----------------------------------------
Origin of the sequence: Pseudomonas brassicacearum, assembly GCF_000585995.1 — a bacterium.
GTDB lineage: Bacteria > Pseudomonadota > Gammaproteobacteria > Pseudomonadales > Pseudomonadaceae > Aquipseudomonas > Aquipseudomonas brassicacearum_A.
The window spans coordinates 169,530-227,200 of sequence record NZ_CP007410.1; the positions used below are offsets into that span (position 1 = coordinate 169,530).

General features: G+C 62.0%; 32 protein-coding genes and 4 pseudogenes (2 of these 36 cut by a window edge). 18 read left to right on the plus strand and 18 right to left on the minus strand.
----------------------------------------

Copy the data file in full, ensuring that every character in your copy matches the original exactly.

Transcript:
Origin of the sequence: Pseudomonas brassicacearum, assembly GCF_000585995.1 — a bacterium.
GTDB lineage: Bacteria > Pseudomonadota > Gammaproteobacteria > Pseudomonadales > Pseudomonadaceae > Aquipseudomonas > Aquipseudomonas brassicacearum_A.
The window spans coordinates 169,530-227,200 of sequence record NZ_CP007410.1; the positions used below are offsets into that span (position 1 = coordinate 169,530).

General features: G+C 62.0%; 32 protein-coding genes and 4 pseudogenes (2 of these 36 cut by a window edge). 18 read left to right on the plus strand and 18 right to left on the minus strand.